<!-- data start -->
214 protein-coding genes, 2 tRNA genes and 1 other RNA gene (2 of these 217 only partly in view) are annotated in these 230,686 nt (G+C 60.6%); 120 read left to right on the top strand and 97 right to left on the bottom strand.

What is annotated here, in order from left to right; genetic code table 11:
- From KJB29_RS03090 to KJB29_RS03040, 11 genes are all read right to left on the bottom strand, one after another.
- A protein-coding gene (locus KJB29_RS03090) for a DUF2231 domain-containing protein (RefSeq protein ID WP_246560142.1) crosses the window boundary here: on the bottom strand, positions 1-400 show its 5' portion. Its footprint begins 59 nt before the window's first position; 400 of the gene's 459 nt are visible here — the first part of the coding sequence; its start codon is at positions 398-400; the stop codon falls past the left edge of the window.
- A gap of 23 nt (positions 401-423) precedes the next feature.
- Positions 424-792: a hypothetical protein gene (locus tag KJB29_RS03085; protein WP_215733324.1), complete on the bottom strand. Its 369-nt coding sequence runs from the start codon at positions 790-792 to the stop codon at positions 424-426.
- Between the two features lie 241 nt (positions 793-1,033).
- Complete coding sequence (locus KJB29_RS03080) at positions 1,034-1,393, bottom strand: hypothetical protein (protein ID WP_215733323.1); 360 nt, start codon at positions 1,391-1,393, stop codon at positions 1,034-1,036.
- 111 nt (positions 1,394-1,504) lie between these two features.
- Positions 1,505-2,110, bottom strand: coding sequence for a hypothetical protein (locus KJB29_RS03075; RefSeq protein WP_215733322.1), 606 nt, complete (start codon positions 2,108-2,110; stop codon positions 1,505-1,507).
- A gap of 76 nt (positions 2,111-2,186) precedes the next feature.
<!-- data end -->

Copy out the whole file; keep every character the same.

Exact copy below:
214 protein-coding genes, 2 tRNA genes and 1 other RNA gene (2 of these 217 only partly in view) are annotated in these 230,686 nt (G+C 60.6%); 120 read left to right on the top strand and 97 right to left on the bottom strand.

What is annotated here, in order from left to right; genetic code table 11:
- From KJB29_RS03090 to KJB29_RS03040, 11 genes are all read right to left on the bottom strand, one after another.
- A protein-coding gene (locus KJB29_RS03090) for a DUF2231 domain-containing protein (RefSeq protein ID WP_246560142.1) crosses the window boundary here: on the bottom strand, positions 1-400 show its 5' portion. Its footprint begins 59 nt before the window's first position; 400 of the gene's 459 nt are visible here — the first part of the coding sequence; its start codon is at positions 398-400; the stop codon falls past the left edge of the window.
- A gap of 23 nt (positions 401-423) precedes the next feature.
- Positions 424-792: a hypothetical protein gene (locus tag KJB29_RS03085; protein WP_215733324.1), complete on the bottom strand. Its 369-nt coding sequence runs from the start codon at positions 790-792 to the stop codon at positions 424-426.
- Between the two features lie 241 nt (positions 793-1,033).
- Complete coding sequence (locus KJB29_RS03080) at positions 1,034-1,393, bottom strand: hypothetical protein (protein ID WP_215733323.1); 360 nt, start codon at positions 1,391-1,393, stop codon at positions 1,034-1,036.
- 111 nt (positions 1,394-1,504) lie between these two features.
- Positions 1,505-2,110, bottom strand: coding sequence for a hypothetical protein (locus KJB29_RS03075; RefSeq protein WP_215733322.1), 606 nt, complete (start codon positions 2,108-2,110; stop codon positions 1,505-1,507).
- A gap of 76 nt (positions 2,111-2,186) precedes the next feature.